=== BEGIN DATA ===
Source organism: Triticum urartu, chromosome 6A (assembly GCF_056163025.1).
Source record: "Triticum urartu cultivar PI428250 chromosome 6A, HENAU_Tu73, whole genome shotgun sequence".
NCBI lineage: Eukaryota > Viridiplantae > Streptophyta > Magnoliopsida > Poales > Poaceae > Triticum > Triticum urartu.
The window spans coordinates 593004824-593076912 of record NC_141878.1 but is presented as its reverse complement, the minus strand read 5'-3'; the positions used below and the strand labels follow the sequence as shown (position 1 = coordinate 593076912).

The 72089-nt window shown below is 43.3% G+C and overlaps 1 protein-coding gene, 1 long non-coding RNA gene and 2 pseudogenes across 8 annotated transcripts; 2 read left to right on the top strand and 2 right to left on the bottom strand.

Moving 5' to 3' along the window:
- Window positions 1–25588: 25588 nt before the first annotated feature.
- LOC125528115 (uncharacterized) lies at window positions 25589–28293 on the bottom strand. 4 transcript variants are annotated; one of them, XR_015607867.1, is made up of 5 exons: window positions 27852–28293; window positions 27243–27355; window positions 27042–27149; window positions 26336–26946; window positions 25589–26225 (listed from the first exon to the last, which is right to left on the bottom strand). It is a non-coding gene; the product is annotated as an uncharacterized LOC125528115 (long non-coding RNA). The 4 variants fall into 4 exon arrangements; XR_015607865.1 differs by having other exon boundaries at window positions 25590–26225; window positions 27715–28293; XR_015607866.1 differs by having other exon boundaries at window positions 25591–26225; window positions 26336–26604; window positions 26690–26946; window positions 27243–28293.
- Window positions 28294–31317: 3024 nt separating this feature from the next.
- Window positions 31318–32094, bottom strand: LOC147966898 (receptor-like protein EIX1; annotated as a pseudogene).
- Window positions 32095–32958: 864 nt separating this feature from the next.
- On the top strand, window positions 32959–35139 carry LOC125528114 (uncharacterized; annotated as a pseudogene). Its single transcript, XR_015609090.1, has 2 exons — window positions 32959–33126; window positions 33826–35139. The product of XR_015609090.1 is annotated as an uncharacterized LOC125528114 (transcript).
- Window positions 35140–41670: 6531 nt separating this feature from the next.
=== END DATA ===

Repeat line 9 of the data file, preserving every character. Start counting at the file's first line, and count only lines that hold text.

- Window positions 28294–31317: 3024 nt separating this feature from the next.